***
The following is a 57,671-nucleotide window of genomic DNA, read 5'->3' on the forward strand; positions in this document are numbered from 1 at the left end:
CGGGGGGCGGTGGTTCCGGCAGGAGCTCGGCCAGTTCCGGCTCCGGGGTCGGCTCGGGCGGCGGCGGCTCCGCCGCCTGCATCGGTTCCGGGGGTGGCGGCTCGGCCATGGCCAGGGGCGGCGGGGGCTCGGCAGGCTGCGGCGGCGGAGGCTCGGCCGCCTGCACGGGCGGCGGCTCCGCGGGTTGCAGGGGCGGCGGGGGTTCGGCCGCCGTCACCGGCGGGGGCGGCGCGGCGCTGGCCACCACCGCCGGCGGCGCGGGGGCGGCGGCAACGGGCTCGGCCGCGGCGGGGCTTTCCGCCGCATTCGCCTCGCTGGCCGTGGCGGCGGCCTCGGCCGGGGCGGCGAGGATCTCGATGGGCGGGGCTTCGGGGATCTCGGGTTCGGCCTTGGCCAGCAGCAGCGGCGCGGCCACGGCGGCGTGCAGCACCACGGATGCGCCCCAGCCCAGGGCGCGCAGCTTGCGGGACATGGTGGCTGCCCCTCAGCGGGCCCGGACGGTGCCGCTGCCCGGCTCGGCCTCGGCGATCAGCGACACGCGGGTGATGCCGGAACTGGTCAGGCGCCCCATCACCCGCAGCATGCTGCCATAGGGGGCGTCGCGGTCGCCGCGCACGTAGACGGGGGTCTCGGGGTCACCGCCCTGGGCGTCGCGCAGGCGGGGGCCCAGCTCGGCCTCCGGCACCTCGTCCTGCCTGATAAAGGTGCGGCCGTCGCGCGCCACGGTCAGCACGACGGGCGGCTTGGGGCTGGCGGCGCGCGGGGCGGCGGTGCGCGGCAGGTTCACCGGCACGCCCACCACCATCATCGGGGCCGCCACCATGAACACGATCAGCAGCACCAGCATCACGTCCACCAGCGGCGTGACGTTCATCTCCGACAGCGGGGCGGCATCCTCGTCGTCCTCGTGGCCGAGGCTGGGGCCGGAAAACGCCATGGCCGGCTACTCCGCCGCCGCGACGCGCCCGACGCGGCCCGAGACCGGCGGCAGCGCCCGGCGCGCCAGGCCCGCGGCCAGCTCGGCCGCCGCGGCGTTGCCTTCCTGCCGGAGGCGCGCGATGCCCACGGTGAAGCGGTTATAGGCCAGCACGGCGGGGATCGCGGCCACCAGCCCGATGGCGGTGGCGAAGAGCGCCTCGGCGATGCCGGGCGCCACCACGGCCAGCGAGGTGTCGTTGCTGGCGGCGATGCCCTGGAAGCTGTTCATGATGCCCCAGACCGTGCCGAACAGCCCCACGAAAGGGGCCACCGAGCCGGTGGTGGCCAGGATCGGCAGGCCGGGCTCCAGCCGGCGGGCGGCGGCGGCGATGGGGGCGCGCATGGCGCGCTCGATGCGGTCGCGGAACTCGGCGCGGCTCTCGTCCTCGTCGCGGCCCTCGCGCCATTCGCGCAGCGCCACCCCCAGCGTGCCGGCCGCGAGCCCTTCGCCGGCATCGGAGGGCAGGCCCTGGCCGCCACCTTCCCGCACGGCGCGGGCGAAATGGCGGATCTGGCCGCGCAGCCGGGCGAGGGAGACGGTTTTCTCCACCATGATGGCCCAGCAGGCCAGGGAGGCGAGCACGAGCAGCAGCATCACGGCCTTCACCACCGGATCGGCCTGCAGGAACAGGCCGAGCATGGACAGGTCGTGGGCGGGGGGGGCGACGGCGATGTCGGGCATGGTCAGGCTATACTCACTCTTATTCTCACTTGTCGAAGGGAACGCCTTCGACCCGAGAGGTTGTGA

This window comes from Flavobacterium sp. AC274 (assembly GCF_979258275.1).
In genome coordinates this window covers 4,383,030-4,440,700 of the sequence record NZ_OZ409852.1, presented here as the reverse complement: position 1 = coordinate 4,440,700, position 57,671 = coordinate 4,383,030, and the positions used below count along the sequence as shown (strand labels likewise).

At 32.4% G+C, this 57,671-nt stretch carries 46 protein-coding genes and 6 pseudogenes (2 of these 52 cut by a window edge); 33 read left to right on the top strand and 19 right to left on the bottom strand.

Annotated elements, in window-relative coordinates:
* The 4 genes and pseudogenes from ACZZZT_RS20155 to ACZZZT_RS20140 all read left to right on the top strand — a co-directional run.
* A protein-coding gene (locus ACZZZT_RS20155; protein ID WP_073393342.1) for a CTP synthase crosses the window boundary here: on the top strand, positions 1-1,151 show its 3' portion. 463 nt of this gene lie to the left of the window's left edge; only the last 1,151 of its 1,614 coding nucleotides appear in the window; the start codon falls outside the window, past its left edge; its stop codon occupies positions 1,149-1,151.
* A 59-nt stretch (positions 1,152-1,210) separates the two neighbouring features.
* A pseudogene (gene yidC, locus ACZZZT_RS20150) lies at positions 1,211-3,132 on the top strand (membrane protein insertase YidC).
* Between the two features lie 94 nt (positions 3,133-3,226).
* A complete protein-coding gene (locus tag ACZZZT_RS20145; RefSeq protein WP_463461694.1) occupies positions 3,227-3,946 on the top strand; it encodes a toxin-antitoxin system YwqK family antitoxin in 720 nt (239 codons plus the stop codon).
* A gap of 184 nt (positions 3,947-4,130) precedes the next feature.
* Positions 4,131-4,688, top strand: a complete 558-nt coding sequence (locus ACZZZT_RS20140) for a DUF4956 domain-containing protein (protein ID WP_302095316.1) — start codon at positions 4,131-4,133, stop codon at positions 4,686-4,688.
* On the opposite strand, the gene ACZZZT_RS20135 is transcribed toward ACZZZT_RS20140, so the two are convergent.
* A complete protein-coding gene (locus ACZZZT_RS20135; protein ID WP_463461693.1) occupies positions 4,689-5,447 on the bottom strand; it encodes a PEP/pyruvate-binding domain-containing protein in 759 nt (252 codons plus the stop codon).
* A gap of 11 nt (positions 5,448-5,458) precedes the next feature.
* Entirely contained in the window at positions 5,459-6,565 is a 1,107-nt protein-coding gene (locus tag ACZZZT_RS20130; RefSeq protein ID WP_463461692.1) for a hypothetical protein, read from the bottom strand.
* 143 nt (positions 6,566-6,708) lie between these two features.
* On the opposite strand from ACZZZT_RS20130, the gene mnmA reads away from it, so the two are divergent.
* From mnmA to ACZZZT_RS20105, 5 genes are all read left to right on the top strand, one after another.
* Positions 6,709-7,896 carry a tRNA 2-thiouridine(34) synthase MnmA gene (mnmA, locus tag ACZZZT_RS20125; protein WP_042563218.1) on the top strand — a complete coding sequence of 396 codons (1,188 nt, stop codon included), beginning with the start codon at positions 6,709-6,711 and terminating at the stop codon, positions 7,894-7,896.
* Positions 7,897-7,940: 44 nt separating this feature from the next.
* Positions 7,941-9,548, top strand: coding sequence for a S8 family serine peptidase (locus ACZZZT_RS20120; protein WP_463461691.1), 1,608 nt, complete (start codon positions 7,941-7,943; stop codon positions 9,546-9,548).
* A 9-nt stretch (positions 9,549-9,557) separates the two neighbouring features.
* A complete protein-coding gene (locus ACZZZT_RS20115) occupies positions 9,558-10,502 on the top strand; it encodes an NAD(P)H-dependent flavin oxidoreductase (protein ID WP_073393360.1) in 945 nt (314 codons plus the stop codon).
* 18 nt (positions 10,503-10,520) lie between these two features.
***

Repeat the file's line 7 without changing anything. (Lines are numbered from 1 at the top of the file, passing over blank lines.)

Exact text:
* The 4 genes and pseudogenes from ACZZZT_RS20155 to ACZZZT_RS20140 all read left to right on the top strand — a co-directional run.